SAINT LUCIA HAS SECOND HIGHEST NUMBER OF HIV-INFECTED PEOPLE IN EASTERN CARIBBEAN

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SAINT LUCIA HAS SECOND HIGHEST NUMBER OF HIV-INFECTED PEOPLE IN EASTERN CARIBBEAN

Statistics from the UNAIDS Joint United Nations Programme on HIV/AIDS has revealed that more than 500 people are living with HIV and the AIDS disease in Saint Lucia, representing the second highest figure in the Eastern Caribbean.

This was revealed by Latin America and Caribbean Regional Support Team Director for UNAIDS Dr. Cesar Nuñez who provided data from the UNAIDS Caribbean Summary of the AIDS epidemic in 2015.

Dr. Nuñez revealed that St. Vincent has the highest number of people living with HIV and AIDS, as some 800 people are infected with the sexually transmitted disease.

The remaining Eastern Caribbean countries have approximately 150-300 persons living with HIV and two percent of the people living with HIV in the Caribbean reside in the Eastern Caribbean.

St. Kitts and Nevis and Dominica are closest to achieving the 90-90-90 targets, reporting fewer than 20 new HIV infections and fewer than 10 AIDS-related deaths annually over the last five years.

Through the widespread expansion of antiretroviral treatment for mothers living with HIV, there have been dramatic declines in HIV transmission to children.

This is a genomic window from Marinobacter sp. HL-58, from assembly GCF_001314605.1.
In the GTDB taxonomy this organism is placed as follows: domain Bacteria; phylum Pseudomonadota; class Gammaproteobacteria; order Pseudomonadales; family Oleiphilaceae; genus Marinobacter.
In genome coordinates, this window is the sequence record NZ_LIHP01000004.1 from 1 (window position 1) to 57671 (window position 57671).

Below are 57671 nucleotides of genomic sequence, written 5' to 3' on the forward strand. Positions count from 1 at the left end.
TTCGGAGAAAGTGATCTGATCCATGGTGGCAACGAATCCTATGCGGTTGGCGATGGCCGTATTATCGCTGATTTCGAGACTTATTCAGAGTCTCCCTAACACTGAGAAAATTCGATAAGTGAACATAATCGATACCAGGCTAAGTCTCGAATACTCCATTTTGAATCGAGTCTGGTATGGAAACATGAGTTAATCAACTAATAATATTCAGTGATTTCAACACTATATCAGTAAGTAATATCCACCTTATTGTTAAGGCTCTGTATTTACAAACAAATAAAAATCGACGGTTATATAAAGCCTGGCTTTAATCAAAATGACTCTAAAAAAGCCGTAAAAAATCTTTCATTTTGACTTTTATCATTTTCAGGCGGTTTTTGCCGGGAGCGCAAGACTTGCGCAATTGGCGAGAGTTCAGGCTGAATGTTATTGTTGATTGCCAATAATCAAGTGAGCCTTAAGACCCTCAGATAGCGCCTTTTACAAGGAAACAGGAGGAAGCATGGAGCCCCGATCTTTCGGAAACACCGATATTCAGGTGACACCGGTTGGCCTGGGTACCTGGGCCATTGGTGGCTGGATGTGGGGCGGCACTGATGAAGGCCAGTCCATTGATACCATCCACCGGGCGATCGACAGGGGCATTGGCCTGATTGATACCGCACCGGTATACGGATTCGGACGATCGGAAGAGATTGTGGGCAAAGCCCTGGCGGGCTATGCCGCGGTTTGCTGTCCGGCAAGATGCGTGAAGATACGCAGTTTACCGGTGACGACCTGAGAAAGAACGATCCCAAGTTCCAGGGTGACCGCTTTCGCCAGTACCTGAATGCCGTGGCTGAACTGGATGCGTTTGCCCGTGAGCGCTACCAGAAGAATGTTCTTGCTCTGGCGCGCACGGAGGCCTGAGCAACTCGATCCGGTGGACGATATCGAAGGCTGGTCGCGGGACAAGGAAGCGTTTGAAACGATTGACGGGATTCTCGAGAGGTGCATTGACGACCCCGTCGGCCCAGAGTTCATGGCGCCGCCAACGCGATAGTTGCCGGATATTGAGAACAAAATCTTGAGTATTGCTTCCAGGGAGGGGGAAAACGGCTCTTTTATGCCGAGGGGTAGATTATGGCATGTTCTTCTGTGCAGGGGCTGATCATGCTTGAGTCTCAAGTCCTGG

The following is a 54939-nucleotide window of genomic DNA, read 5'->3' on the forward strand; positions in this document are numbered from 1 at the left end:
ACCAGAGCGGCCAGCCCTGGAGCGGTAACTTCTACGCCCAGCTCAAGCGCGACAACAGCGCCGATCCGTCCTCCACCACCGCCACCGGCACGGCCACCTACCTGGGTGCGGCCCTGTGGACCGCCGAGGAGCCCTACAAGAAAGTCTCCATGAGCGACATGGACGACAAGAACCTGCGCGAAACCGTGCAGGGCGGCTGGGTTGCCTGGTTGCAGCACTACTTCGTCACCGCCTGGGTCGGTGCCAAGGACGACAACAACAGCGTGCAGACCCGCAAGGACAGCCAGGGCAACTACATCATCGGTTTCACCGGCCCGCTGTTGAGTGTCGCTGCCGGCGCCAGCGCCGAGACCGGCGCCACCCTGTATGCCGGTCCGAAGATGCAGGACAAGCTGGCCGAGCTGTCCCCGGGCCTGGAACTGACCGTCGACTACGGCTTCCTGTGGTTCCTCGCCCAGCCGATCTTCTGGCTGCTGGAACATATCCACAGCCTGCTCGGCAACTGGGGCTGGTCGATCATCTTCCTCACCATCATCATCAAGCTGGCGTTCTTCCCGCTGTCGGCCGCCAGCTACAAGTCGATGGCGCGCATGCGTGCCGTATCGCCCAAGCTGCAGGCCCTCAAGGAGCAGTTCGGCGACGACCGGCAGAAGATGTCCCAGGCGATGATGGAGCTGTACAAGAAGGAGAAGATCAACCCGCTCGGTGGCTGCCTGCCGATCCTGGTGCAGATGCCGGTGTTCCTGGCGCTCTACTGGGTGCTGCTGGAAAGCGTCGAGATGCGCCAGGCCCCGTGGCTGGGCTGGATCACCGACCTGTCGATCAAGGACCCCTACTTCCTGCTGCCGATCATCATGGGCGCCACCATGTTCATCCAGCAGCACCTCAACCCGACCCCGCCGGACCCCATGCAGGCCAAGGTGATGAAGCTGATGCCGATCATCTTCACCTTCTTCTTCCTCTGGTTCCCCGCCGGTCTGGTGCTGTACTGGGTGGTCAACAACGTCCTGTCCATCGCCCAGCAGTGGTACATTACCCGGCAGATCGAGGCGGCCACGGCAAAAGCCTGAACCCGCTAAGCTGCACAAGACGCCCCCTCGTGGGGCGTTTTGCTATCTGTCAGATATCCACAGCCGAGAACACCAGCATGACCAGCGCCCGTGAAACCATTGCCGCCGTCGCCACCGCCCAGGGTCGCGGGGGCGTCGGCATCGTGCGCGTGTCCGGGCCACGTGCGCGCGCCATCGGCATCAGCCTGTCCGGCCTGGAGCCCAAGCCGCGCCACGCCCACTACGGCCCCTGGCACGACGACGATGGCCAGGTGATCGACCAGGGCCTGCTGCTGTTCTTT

Cuba led the world by becoming the first country to be validated last year by the World Health Organization as having eliminated this form of HIV transmission.

St. Lucia is the only island in the Eastern Caribbean where HIV transmission from mothers to children has not been eliminated. Countries like Barbados, Dominica and Grenada were the first set to achieve success in this area.

Meanwhile, Dr. Nuñez noted that Pre-exposure prophylaxis or PrEP—HIV drugs taken by an HIV negative person on a daily basis—dramatically reduces the chance of contracting the virus.

“The world has agreed to reach at least three million people at higher risk of HIV infection with these preventative drugs. Many Governments in our region have come onboard,” he explained.

The UNAIDS official noted that the greatest challenge is the ongoing fight to eliminate stigma and discrimination.

“Even where we have combination HIV prevention services available, too many people do not feel safe or do not have the means to access them. We have to do more to ensure that poverty, homelessness, sexual orientation, gender identity, age and migrant status do not continue to be barriers to ending AIDS in Latin America and the Caribbean.”

He said every citizen of this region has a part to play in ensuring that all people are treated with dignity and respect, regardless of difference.

 

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